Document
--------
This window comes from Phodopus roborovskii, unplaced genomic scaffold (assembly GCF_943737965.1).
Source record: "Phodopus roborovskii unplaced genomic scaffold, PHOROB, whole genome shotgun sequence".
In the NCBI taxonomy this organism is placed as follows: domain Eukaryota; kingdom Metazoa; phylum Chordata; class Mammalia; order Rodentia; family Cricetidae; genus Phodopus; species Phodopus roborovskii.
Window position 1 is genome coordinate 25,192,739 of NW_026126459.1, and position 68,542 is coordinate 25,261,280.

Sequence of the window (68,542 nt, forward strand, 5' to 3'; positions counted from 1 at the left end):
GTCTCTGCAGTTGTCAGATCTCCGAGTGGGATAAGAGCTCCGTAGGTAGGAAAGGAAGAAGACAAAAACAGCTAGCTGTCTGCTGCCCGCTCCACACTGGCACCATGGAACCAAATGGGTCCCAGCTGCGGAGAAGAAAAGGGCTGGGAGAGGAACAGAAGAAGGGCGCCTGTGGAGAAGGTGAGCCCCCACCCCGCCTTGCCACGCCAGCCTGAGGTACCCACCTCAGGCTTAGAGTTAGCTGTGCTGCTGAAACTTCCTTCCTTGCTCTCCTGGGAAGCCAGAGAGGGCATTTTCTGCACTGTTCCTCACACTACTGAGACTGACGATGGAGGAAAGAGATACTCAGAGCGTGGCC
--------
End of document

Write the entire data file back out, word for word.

This window comes from Phodopus roborovskii, unplaced genomic scaffold (assembly GCF_943737965.1).
Source record: "Phodopus roborovskii unplaced genomic scaffold, PHOROB, whole genome shotgun sequence".
In the NCBI taxonomy this organism is placed as follows: domain Eukaryota; kingdom Metazoa; phylum Chordata; class Mammalia; order Rodentia; family Cricetidae; genus Phodopus; species Phodopus roborovskii.
Window position 1 is genome coordinate 25,192,739 of NW_026126459.1, and position 68,542 is coordinate 25,261,280.

Sequence of the window (68,542 nt, forward strand, 5' to 3'; positions counted from 1 at the left end):
GTCTCTGCAGTTGTCAGATCTCCGAGTGGGATAAGAGCTCCGTAGGTAGGAAAGGAAGAAGACAAAAACAGCTAGCTGTCTGCTGCCCGCTCCACACTGGCACCATGGAACCAAATGGGTCCCAGCTGCGGAGAAGAAAAGGGCTGGGAGAGGAACAGAAGAAGGGCGCCTGTGGAGAAGGTGAGCCCCCACCCCGCCTTGCCACGCCAGCCTGAGGTACCCACCTCAGGCTTAGAGTTAGCTGTGCTGCTGAAACTTCCTTCCTTGCTCTCCTGGGAAGCCAGAGAGGGCATTTTCTGCACTGTTCCTCACACTACTGAGACTGACGATGGAGGAAAGAGATACTCAGAGCGTGGCC